A major part of the movement toward "fat acceptance," at least in the United States, is the exposure of one simple fact:
Although doctors and researchers have tried very, very hard, they haven't been able to prove any links between fat and illness or fat and death rates.
Apparently, the New England Journal of Medicine called the data that "obesity researchers" use "limited, fragmentary, and often ambiguous," and did their own study which "found no correlation between increasing weight and decreasing lifespan."
There was one exception, apparently - one correlation they did find. They found that the "people in the study who were the fattest had double the risk of death." (All these quotes are from a Fat!So? article on the study, not from the study itself.) However, they also found that:
"This particular group of fat people had about a 5 percent death rate, versus the 2 percent death rate of the comparison group.... Inequities in the health care of fat people (or any other number of factors) could easily account for this small variation in death rates.
....Let me put the statement that fat people are 'twice as likely' to die into perspective. Medical studies will also tell you that men who smoke are twenty-two times more likely to die - from lung cancer alone - than men who don't smoke."
There are a lot of things linking fat with bad health and death in our society. There are the subconscious links, like the increasingly, almost supernaturally skinny models in commercials for health food, the commercials that hype "low-fat" products and equate calories with guilt instead of with a unit measuring energy. Even here, most of the fat-related links -- heck, even nodes like this with supposedly fat-positive titles -- are full of vitriolic and unresearched writeups about how fat people are self-harming, secretly despairing, just not trying hard enough, and, of course, sluggish.
And there are the more conscious links, the doctors who see fat patients coming in with a cold or a rash and recommend that they lose weight instead of listening to their symptoms. Or the news stories, over and over, about how we are now the fattest nation in the world - based on an arbitrary and recently changed cutoff line for obesity. And then, of course, there are the doctors, journalists, and researchers who get funding and attention by making spurious statements about fat.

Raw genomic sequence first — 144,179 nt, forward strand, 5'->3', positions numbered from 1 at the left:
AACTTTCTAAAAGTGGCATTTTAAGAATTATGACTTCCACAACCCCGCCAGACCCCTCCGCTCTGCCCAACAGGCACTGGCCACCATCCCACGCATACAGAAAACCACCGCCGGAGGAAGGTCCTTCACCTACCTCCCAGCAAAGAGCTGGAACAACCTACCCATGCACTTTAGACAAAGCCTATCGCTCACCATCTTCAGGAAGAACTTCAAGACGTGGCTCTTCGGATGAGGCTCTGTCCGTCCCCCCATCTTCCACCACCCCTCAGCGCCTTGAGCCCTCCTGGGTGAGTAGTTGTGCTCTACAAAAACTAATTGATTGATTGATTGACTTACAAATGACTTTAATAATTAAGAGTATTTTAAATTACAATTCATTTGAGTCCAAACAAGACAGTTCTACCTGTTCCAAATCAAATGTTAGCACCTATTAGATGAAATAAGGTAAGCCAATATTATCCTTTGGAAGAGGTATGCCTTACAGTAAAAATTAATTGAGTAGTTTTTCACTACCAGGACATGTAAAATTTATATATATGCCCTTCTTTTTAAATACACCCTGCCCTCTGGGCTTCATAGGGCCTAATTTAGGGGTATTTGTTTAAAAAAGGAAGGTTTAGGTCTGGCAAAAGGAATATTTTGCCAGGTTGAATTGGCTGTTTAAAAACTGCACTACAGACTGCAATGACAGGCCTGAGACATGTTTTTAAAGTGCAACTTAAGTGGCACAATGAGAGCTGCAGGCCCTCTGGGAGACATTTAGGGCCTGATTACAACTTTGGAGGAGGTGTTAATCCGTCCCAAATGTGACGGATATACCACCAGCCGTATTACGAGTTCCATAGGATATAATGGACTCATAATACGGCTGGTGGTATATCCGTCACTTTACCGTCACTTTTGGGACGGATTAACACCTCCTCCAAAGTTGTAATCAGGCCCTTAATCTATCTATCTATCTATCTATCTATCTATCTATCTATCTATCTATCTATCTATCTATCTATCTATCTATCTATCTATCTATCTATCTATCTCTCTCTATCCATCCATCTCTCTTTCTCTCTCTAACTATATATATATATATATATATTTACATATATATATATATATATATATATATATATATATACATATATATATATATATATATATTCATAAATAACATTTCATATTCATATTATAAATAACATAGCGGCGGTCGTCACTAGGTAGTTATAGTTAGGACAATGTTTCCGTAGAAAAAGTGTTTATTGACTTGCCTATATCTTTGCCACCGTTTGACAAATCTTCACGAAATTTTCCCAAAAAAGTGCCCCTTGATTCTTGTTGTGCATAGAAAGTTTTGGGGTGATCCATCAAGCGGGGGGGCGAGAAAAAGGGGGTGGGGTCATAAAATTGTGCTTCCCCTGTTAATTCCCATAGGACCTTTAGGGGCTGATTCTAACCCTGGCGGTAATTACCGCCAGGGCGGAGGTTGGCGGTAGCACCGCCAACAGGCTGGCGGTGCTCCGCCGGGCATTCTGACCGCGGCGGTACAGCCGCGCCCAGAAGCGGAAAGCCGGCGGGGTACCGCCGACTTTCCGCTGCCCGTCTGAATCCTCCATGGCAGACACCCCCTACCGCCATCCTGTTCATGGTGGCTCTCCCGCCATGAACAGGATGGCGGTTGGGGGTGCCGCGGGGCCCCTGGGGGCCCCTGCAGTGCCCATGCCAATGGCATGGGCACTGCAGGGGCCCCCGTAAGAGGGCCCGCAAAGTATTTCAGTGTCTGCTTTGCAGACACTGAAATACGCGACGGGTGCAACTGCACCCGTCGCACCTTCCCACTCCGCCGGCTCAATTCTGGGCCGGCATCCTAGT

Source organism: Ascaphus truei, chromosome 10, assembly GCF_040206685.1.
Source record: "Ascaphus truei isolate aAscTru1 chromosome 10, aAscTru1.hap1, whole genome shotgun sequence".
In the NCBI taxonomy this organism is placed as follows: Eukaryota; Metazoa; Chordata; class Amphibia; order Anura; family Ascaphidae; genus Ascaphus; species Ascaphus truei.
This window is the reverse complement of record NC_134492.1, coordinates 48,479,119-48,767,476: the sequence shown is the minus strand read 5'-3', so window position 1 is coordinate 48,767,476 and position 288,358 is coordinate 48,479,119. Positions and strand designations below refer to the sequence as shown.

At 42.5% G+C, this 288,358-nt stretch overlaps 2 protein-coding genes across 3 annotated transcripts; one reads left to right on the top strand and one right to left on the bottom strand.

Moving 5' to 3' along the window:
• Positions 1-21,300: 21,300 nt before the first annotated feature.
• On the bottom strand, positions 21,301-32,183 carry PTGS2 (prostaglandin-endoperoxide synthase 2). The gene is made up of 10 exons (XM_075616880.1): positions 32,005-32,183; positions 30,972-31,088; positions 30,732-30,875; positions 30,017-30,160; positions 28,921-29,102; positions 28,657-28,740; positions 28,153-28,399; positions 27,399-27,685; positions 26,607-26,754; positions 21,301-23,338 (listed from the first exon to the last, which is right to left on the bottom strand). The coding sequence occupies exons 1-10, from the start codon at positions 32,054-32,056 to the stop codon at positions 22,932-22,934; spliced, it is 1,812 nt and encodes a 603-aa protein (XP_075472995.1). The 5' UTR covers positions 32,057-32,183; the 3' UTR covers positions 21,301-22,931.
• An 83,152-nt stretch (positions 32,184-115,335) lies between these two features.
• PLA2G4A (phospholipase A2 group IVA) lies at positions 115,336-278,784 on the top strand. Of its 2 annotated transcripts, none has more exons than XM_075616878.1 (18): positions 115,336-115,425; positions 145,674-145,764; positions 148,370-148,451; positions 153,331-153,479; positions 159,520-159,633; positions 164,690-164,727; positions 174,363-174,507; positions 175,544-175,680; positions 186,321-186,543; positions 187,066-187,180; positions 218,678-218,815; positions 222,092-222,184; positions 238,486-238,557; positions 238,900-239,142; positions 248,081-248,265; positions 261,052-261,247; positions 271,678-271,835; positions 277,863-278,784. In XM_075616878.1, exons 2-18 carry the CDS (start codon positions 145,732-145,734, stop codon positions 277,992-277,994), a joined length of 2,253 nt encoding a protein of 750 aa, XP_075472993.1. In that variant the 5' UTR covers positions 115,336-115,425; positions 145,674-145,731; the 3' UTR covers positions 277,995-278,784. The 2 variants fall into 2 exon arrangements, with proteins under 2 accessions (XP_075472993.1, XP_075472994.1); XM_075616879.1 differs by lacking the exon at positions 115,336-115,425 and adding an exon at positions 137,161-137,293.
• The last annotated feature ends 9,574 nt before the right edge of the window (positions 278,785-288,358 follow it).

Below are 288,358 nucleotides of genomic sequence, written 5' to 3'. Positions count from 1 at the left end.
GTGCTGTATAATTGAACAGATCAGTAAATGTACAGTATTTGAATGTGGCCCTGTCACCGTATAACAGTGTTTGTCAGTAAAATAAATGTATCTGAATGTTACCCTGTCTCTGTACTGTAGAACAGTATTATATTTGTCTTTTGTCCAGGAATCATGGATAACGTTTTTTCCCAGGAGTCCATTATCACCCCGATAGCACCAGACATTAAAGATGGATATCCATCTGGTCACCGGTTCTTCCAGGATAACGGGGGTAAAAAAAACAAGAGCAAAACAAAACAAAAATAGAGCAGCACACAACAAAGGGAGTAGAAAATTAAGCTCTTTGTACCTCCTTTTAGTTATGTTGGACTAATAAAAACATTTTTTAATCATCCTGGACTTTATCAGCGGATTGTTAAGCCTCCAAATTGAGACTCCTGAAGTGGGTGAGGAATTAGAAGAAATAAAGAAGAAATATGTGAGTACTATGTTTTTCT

We could look at the BMI as an example. But surely everyone knows by now that a BMI is a useless number for determining anything about one's body, not least because it fails to distinguish between fat and muscle.
Or we could look at the equally flatulent ideal weight charts. I'm 5'3", I have a small frame, and I weigh about 135 pounds. According to the chart which I handily removed from the wall of my doctor's office (twice) I'm considerably overweight... if I'm female. If I'm male, my weight is perfect. Either way, they've failed to take anything about my health, diet, or exercise into account - anything, in fact, except the shape of my genitals. How odd.
But best of all, we could look at some of their own propaganda. The U.S. Department of Health and Human Services issued a press release on March 9, 2004 announcing that "Citing 'Dangerous Increase' in Deaths, HHS Launches New Strategies Against Overweight Epidemic."2
My god, it really is true! The government itself is telling us that there's an epidemic of obesity and that fat is killing us! But wait... there's a subtitle.
"Study Shows Poor Diet, Inactivity Close To Becoming Leading Preventable Cause of Death."
It's interesting how they've managed to choose a cause of death that people equate with obesity to make it seem like obesity is the cause of death, isn't it? I'm inclined to ask "who profits?" and follow the money back to the $40 billion/year diet industry and the obesity researchers who (like former surgeon general C. Everett Koop) accept huge grants and consultant's fees from Jenny Craig and Weight Watchers.
But I'm probably too cynical.